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“Steve was so proud to introduce Jim to Newt Gingrich and all the others,” Joy said. “I think it was such a boost for Jim. “It was like, ‘Even though I don’t have a job, I’m not a failure.’ It was one of the kindest things.”

And now, for the first time in 23 years, Jim and Joy Zorn and Steve and Terry Largent are reunited, geographically compatible again, close enough to meet for dinner at a moment’s notice. They live less than a half-hour apart.

“It’s a gift,” Zorn said.

“To have the chance to live in the same city and watch his career up close and personal is really a thrill,” said Largent, the head of a downtown cellular industry lobby who served six years in Congress before narrowly losing his bid for Oklahoma governor in 2002. “Our wives are best friends. It’s a great relationship we’ve been able to maintain over the years. We’ve always had a special bond.”

Said Kramer Largent, who attends Oklahoma State and is working this summer for the Seahawks’ public relations department: “I’ve grown up with their whole family. They’re like a second family to me.”

Kramer previously attended his dad’s alma mater, Tulsa, and before that, Seattle Pacific, where he competed on the crew club team with Sarah Zorn despite his battle with spina bifida. He wears braces on his legs to aid his walking.

“He’s doing well,” Kelly Largent, an intern with the Seattle SuperSonics, said of his brother. “He doesn’t look normal walking, but he does fine. He doesn’t complain about it. He has a really good outlook on his life, where most people would be pretty negative.”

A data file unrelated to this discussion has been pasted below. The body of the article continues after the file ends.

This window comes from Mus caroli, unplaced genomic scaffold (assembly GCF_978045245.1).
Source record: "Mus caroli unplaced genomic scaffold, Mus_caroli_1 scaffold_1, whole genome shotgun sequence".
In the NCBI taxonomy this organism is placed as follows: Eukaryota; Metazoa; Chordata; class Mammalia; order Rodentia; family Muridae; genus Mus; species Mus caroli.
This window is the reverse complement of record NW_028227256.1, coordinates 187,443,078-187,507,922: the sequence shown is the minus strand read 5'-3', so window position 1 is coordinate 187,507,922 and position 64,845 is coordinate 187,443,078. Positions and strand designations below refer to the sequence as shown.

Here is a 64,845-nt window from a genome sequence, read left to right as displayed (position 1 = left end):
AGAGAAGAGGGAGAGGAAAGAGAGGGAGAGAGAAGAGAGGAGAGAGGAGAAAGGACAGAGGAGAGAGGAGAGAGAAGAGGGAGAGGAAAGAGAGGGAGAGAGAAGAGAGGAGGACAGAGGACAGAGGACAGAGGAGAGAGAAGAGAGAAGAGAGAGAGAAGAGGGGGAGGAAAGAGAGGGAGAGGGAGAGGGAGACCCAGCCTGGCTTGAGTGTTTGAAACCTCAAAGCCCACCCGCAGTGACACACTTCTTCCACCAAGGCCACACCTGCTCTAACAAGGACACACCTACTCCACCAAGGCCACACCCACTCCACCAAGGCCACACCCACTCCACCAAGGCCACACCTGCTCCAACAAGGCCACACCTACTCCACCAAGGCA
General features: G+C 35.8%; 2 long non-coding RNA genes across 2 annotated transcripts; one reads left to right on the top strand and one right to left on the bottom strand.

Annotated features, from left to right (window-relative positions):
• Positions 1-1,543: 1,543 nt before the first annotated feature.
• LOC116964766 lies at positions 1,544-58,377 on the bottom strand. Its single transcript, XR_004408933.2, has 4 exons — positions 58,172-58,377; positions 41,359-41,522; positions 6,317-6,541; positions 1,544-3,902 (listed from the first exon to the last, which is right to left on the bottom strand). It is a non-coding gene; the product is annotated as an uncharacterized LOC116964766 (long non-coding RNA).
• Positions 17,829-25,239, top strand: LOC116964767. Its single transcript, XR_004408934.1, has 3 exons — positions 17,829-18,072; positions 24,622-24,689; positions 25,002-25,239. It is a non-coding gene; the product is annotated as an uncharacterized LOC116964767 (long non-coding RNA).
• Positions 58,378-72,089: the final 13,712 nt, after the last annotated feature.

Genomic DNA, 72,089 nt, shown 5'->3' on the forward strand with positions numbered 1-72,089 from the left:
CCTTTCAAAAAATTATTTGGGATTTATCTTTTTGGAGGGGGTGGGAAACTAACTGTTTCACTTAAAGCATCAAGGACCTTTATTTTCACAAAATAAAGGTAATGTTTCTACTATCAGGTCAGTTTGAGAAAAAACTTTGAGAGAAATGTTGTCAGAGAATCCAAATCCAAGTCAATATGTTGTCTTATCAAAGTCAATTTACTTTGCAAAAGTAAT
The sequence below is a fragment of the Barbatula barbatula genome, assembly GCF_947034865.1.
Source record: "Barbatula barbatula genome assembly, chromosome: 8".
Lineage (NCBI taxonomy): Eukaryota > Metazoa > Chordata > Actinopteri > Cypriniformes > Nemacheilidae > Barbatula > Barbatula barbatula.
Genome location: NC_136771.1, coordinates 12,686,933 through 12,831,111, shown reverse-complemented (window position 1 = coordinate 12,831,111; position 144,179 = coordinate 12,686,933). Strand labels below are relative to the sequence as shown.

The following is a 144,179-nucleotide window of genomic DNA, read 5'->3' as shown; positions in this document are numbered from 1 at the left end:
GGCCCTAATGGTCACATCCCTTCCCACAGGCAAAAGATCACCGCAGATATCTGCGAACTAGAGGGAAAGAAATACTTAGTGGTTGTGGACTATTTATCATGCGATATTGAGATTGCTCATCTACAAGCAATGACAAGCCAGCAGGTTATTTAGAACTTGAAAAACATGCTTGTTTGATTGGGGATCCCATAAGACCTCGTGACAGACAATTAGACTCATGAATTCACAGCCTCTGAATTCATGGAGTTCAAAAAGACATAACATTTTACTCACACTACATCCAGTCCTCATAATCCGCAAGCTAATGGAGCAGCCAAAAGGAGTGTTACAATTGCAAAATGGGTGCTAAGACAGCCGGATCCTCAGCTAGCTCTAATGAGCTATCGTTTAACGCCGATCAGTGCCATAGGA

When he left Oklahoma for college in the Pacific Northwest, Kramer frequently visited the Zorn household. He did his laundry and watched football almost every weekend at his home away from home.

“Everyone wondered how I was gonna do and make it so far away from my family,” he said. “I don’t know if I could have done it without the Zorns. It was like they were my second parents.”

Said Kelly: “I don’t think he would have had anything close to the experiences he did if the Zorns weren’t there.”

Zorn and Largent are devout Christians who in 1982 refused to join striking NFL players because they believed it went against the teachings in the Bible (some teammates were not exactly supportive). Zorn said their shared faith, “a common belief in God,” is the bedrock of the friendship. “And it coincides with us as couples and as families.”

But in many ways, they are not alike. Zorn, a Southern California native and as much a free spirit as his profession allows him to be, has an artistic side that includes pottery and model ship-building and pursues varied athletic interests like mountain biking, surfing and racquetball. Largent, the Oklahoman, describes himself as more “right-brained.”

“Our personalities are different,” Zorn said. “One of the things I like about Steve is he’s very objective, very concise. He doesn’t like to try new things. He likes to stay the course. He’s played tennis for years, and he’s stuck with tennis. He’s played golf for years, and he’s stuck with golf.”

Said Largent: “I like a variety of things, too, but Jim likes odd things.”

Football, of course, is a frequent topic of conversation “but not much on the fundamental level of blocking, tackling, catching, throwing,” Largent said. “I’ve been out of that game for a long time.”

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